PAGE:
My belief is that the public hostility towards the legislature has the potential of making the institution timid and this will be to the detriment of Nigeria. A timid legislature will be a disaster to our democracy.
Finally, this book would not have been possible if the author did not have the experience, as it is written from his experiences in the Senate and commitment to his legislative functions. Presidential constitutions all over the world impose term limits on the executive and in some cases, retirement ages for members of the legislature. This has been the tradition for as long as one can remember. The reasons cannot be elaborated upon now for reasons of time and space but can be summarized. Legislators are like wine, they mature with age. That is why in the older democracies like the United States, we had a Senator Robert Byrd (54years) and Edward Kennedy (48years) and many more who are over thirty years in the Senate. Consequently, if three serving US Senators lose their seats in any given election year, it is a major political upheaval.
In our own experience, today we have only 5 serving senators with 11 years’ experience in the senate. In other words, in the last eight years, we lost 104 senators and Nigerians did not even notice. This huge turnover is inimical to the growth of the institution as institutional memory is fast eroded and this is to the detriment ultimately of the taxpayer, at whose expense these legislators are trained, and our democracy.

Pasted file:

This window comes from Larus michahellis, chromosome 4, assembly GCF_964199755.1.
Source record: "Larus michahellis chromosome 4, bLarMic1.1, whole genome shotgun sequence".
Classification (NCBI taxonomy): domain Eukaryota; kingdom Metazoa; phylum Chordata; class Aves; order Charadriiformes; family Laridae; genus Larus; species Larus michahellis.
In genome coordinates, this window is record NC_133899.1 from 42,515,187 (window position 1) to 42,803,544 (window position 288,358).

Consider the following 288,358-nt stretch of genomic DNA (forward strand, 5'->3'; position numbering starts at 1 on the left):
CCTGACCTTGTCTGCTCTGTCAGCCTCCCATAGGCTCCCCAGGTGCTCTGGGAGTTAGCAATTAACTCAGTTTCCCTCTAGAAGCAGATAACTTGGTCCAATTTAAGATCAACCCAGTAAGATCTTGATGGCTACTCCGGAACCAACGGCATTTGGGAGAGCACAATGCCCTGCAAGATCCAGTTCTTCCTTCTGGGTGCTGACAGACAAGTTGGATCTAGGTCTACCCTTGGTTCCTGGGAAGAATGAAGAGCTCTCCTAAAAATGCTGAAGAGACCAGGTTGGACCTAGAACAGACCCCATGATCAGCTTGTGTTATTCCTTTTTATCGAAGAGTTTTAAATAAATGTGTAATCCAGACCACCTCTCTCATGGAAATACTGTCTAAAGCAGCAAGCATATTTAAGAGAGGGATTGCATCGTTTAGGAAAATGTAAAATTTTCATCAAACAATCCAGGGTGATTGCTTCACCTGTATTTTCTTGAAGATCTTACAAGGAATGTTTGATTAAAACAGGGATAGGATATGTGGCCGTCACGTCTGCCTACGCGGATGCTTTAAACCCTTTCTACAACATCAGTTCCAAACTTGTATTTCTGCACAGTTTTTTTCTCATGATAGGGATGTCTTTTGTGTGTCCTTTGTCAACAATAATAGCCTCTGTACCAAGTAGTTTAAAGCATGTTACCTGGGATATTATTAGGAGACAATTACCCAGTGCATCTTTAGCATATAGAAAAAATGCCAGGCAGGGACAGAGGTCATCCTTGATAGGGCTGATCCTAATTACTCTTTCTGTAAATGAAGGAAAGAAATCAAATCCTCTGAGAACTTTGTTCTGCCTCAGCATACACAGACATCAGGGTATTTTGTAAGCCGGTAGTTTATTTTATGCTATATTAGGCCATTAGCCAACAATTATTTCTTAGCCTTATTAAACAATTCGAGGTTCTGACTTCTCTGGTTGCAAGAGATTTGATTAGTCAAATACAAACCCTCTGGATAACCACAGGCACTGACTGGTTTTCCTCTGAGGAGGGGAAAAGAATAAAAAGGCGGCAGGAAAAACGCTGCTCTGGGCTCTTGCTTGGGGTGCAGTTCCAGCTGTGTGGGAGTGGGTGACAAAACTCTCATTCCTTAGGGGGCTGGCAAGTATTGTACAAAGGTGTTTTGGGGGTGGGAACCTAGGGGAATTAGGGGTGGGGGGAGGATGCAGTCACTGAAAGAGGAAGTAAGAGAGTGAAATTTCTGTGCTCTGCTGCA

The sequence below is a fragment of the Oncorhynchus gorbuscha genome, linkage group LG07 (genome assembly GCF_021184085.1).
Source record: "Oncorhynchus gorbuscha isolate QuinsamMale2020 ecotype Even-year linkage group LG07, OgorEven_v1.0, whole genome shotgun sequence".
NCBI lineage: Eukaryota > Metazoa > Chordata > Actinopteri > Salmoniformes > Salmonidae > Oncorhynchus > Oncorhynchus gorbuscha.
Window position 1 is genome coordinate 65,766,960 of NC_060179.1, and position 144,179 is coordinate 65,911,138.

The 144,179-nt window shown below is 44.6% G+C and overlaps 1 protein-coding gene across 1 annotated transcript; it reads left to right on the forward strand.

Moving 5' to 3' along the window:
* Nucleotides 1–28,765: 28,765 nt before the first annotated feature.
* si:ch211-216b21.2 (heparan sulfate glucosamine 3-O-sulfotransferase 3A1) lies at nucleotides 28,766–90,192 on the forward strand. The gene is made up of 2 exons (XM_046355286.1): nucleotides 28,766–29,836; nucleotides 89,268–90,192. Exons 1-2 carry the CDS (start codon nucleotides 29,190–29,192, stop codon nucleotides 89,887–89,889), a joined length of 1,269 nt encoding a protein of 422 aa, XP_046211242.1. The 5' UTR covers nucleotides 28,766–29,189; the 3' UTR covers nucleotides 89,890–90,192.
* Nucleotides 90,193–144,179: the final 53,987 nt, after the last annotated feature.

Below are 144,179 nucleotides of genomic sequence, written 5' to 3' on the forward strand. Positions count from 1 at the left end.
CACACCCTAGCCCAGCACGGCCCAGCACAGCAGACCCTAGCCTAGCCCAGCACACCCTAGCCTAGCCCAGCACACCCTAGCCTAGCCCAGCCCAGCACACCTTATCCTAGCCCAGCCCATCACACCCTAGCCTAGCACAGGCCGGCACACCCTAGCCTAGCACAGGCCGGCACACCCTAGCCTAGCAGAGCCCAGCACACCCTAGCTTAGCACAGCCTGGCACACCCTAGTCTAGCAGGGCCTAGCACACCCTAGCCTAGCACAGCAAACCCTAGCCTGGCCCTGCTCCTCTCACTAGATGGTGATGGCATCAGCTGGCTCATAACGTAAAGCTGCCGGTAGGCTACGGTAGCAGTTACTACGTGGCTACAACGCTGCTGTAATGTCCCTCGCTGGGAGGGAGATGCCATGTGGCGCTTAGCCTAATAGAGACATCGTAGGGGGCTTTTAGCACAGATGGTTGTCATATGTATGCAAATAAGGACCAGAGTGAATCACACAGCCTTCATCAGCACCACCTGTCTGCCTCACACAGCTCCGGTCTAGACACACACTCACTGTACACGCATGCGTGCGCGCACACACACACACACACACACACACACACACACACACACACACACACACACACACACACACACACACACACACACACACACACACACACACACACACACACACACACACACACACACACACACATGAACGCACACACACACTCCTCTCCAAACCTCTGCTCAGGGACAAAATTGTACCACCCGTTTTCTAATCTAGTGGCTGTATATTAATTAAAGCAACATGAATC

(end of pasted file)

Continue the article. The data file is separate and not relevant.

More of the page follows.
This trend, is replicated in virtually all our legislatures. In essence, instead of building on our aggregate capacity, and memories, we are receding to where we started in 1999. If the trend is not arrested, the legislature will suffer stunted growth and would be unable to play its robust role. The irony is the same public will blame it for its inability to play its assigned role effectively.
Senator Bob through “The Independence of the Legislature: Matters Arising” establishes that he still has a lot to offer Nigerians through the Senate. I hope his constituency recognizes this. He is to be congratulated for demonstrating to the world that there is intellectual content in the Senate and for challenging the rest of us to further substantiate this.
Thus, its further demonstrated by the resourcefulness and ingenuity adopted by the Senate through its “Doctrine of Necessity” to resolve the ill health crisis of President Yar’adua. That was arguably the Senate’s finest moment as it most demonstrably played the essential role of any Senate to a polity stabilizing it.
 Being text by Sen Victor Ndoma Egba, OFR (SAN) while reviewing Senator Effiong Bob’s “Independece of the Legislature: Matters Arising” in Abuja, Sept. 2010.